Rome 26-27 January 2017

The core team of the Supporting Evidence-Based Interventions project met with a range of global livestock research for development stakeholders in Rome on 25-26 January 2017. The meeting served to launch the SEBI project but also to think through the options for establishing a Community of Practice for the global livestock data community.

Some highlights of the meeting:

Name: The CoP will be called Livestock Data for Decisions (LD4D).

Domain: Participants agreed that LD4D will provide a forum for pooling and sharing of livestock data expertise. It will co-ordinate the various agendas of different stakeholders in this space including donors. The scope will be relatively broad but the CoP will concentrate on improving access to and use of livestock productivity data in low and middle income countries to support better decision making in the first instance. To begin with the focus will be on smallholder farmers and pastoralists with the possibility of extending reach to more commercial farmers as the CoP evolves.

 Membership: Members of the CoP are likely to include a range of “data suppliers” and “data users”. The CoP will allow these different member types to interact effectively to ensure that data supply meets the demands of those who use it. Further thought is needed to work out how participation could be achieved in different geographies and at different scales. This might involve some pilot activities in particular target countries as a first step. A key element of CoP participation will be the development of horizontal links across different target geographies to allow broad lessons to be learned about how best to use livestock data for effective livestock sector development.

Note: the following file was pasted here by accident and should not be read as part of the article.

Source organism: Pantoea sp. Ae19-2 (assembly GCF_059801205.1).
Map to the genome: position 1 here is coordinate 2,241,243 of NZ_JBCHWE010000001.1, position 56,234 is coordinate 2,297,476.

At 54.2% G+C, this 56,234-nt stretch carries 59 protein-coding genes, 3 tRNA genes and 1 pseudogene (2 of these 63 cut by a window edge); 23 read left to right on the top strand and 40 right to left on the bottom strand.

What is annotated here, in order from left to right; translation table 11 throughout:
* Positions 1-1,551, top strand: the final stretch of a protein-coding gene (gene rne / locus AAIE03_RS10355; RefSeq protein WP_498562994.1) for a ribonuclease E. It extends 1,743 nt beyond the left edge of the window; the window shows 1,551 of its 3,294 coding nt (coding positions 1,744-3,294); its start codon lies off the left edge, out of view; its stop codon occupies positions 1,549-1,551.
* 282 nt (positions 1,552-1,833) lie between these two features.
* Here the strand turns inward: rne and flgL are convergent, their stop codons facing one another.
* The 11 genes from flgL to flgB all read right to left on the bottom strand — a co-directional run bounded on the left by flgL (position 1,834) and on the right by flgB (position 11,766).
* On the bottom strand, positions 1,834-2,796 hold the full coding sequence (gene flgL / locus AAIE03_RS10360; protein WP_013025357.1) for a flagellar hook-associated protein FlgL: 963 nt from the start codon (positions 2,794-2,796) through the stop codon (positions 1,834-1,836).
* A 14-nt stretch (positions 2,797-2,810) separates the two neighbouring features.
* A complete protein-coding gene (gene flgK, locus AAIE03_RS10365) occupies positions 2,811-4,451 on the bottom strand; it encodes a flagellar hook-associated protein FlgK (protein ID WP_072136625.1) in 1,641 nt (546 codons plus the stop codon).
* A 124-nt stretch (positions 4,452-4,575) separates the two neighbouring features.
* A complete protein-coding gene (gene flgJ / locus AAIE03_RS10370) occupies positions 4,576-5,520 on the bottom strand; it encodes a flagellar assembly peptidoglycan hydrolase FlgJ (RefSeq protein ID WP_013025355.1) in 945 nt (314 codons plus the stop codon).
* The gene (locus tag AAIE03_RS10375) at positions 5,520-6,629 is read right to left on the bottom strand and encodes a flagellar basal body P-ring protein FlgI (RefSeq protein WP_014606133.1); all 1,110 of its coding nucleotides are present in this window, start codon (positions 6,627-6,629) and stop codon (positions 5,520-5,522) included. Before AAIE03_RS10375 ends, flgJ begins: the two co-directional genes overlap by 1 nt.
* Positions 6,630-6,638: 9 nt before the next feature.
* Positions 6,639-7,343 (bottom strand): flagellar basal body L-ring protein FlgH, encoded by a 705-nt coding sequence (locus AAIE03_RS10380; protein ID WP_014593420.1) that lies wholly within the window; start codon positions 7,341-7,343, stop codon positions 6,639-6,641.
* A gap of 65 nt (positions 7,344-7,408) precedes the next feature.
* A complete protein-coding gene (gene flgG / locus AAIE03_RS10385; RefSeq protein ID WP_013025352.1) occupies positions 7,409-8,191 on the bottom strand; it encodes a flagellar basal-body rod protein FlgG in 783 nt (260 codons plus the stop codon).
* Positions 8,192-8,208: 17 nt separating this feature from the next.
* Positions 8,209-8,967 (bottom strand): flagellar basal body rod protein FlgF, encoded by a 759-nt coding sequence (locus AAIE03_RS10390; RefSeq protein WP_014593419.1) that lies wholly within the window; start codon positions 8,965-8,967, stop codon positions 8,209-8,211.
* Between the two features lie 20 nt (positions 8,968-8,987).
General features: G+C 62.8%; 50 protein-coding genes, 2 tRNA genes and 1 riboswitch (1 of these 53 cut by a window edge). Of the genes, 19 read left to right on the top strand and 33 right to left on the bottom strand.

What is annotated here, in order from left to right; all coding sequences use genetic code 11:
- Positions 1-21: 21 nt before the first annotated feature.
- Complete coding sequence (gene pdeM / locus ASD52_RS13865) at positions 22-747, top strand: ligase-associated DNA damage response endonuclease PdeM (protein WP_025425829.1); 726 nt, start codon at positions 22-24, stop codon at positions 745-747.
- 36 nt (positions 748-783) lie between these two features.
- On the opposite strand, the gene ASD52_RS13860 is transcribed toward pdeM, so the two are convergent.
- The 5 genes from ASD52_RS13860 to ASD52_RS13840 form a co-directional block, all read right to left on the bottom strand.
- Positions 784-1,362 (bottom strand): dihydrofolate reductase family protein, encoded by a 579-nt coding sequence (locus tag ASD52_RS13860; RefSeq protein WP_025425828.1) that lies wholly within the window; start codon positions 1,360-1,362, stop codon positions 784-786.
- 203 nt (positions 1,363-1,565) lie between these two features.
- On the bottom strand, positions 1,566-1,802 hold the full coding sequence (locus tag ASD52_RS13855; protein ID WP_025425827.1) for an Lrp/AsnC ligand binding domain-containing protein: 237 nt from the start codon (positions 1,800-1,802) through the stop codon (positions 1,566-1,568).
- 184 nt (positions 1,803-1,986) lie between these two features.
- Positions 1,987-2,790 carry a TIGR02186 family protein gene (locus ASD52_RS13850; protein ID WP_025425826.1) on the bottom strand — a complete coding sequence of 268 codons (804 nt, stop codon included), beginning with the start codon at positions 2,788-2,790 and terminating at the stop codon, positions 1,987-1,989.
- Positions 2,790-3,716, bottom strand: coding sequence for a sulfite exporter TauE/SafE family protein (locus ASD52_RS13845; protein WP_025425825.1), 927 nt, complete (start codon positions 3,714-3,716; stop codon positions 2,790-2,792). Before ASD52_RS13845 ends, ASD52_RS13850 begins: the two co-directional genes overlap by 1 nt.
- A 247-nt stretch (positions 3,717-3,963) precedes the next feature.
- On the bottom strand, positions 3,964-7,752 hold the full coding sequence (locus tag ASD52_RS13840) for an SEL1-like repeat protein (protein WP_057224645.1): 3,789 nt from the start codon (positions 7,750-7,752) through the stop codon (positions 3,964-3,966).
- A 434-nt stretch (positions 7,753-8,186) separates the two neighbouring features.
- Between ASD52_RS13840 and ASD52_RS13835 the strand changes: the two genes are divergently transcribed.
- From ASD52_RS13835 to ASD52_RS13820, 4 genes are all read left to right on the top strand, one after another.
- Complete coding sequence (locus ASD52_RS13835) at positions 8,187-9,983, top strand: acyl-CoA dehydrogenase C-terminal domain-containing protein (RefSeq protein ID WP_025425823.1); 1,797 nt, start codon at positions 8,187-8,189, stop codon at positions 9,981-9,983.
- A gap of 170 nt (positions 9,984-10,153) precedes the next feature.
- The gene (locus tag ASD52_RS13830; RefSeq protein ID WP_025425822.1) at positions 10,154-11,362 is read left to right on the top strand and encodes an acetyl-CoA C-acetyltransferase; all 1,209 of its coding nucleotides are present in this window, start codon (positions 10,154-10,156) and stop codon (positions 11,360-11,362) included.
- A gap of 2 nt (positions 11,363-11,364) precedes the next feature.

Practice: The CoP will provide a forum for the global livestock data community to come together to share best practice and harmonize approaches. This initiative will allow disparate data sources to be brought together and used more effectively. Bringing the livestock data community together will allow agreement around common indicators which will inform data collection going forward and will allow more effective cross-regional learning. Finally, the CoP will provide a useful interface between country-level practitioners and the livestock modelling community to improve the design of models to deal with real-world problems as faced by national decision makers. As a first step to build this relationship it would be useful to conduct a systematic assessment of the data demands of livestock decision makers in pilot geographies.

Charter: The overall objective for the CoP was broadly agreed as “Livestock practitioners are empowered to improve the quality and relevance of decision making by and through access to and utilization of fit for purpose livestock data and analytics”. In addition the five initial pillars of the CoP were defined as:

  1. Brokering supply and demand
  2. Sharing best practice
  3. Facilitating and sharing use of datasets, tools, analytical outputs and methods
  4. Access to expertise
  5. Training, capacity building and mentoring

Roadmap: Activities were agreed according to different time-scales. In the short term (0-6 months) immediate priorities are to conduct a data demand analysis, analyze success factors from existing CoPs, develop branding and a website with associated communication forum, and identify a preliminary country to focus early efforts on. Also in the short term a further convening to consolidate the CoP is needed in the next 4-5 months. In the medium term (6-18 months), priorities will be improving the data sharing platform and engaging a wider group of stakeholders in the CoP. In the longer term (>18 months), the CoP will need to consolidate understanding of end user needs and evolve accordingly.

Conclusion: The Rome meeting provided the space for extremely fruitful discussions around the proposed Livestock Data Community of Practice. Participants left the meeting with a much richer understanding of what the CoP would involve and how it could facilitate a transformation in the quality of decision making in the livestock sector in low and middle-income countries.

Alan Duncan